Following the chemical explosion at Beirut’s port in Lebanon, the Chattogram Port and Customs authorities have started removing dangerous goods from the port
Hazardous goods, including 49 tonnes of chemicals stored at Chattogram Port, will be destroyed using a geocycle system of a Lafarge Holcim cement factory in the Surma area of Sunamganj.
On Wednesday, 49,000 kilogrammes of hazardous goods – which had been stored in five sheds of the port for 20 years – were sent to Sunamganj.
The goods are due to be destroyed on 6 December.
Faisal Bin Rahman, deputy commissioner (DC) of the auction branch of Chittagong Customs House, told The Business Standard, "48,870 kilogrammes of hazardous goods were taken to Sunamganj in three covered vans on Wednesday. Representatives of the Chattogram Port Authority, Chattogram Custom House and Environment Department will be present during the destruction of these products in Sunamganj."
Earlier, the Department of Environment refused to permit that the goods be destroyed in Chattogram.
According to customs sources, customs officials had wanted to destroy the products in Chattogram and applied to the Department of Environment on 13 October seeking permission for the destruction of the goods in Chattogram. However, the department did not allow this on environmental grounds.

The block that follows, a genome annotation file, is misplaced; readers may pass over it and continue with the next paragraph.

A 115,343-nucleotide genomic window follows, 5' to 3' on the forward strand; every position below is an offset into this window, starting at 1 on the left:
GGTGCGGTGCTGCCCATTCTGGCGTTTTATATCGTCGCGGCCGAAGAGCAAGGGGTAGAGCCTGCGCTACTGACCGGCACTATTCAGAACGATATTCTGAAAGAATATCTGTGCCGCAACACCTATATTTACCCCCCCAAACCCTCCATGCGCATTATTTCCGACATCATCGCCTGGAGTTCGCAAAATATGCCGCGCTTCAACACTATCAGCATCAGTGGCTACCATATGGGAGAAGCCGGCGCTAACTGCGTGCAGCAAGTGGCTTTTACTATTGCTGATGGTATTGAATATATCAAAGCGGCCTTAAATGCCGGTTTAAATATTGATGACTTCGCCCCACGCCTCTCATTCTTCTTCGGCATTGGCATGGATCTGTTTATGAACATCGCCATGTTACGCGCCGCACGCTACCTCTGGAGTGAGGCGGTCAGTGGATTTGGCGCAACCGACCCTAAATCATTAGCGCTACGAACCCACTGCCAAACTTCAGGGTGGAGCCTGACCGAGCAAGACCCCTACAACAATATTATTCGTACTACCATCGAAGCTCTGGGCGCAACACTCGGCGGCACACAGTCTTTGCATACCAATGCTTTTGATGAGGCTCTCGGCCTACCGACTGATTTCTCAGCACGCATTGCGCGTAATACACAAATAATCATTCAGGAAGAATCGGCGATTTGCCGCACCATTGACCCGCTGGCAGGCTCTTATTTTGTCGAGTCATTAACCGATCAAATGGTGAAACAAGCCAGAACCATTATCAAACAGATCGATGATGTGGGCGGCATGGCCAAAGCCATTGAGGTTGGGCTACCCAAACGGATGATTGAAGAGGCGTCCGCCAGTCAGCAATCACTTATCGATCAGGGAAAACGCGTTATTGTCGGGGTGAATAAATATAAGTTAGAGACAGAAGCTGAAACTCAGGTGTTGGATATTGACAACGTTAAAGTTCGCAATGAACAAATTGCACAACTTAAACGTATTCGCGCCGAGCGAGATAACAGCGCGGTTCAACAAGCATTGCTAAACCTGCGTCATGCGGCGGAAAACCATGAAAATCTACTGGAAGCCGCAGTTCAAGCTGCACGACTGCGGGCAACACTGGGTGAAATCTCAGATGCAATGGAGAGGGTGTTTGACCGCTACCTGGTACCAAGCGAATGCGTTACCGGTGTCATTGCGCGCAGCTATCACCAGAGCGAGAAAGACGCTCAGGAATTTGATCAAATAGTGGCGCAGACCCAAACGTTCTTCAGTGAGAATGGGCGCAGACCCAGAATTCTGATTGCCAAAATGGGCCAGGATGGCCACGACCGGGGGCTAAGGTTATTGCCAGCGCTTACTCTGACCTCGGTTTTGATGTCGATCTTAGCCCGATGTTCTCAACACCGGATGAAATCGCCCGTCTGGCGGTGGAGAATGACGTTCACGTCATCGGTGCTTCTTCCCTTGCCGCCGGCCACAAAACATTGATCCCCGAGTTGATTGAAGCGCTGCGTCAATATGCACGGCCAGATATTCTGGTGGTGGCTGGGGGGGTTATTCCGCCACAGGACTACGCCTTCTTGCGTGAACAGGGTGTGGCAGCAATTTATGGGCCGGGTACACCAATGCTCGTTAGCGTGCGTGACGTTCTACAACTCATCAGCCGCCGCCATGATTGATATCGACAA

In a letter signed by Nurullah Noori, director of the Chattogram Metropolitan Office of the Department of Environment, on 28 November, it was recommended that the hazardous goods be destroyed through Lafarge Holcim Bangladesh Ltd's geocycle project.
"There is no chance chemical products of the Chattogram Port can be destroyed in any part of Chattogram. These will be destroyed by being burned in 2,000-degree centigrade temperature through the geocycle project," said Nurullah Noori.
After the chemical explosion at Beirut's port in Lebanon, the Chattogram Port and Customs authorities started removing dangerous goods stored at the port for a long time.
The Chattogram Port Authority formed a committee on 9 August to inspect the current condition of the chemical and hazardous goods stored at the port and submit a report with recommendations.
The goods that had not been released from the port since 2000 and include: expired hydrochloride, hydrogen peroxide, blanket dithionite and sulphoxylate, nitro glycerol solution, different pharmaceutical chemicals, sanitiser, etc.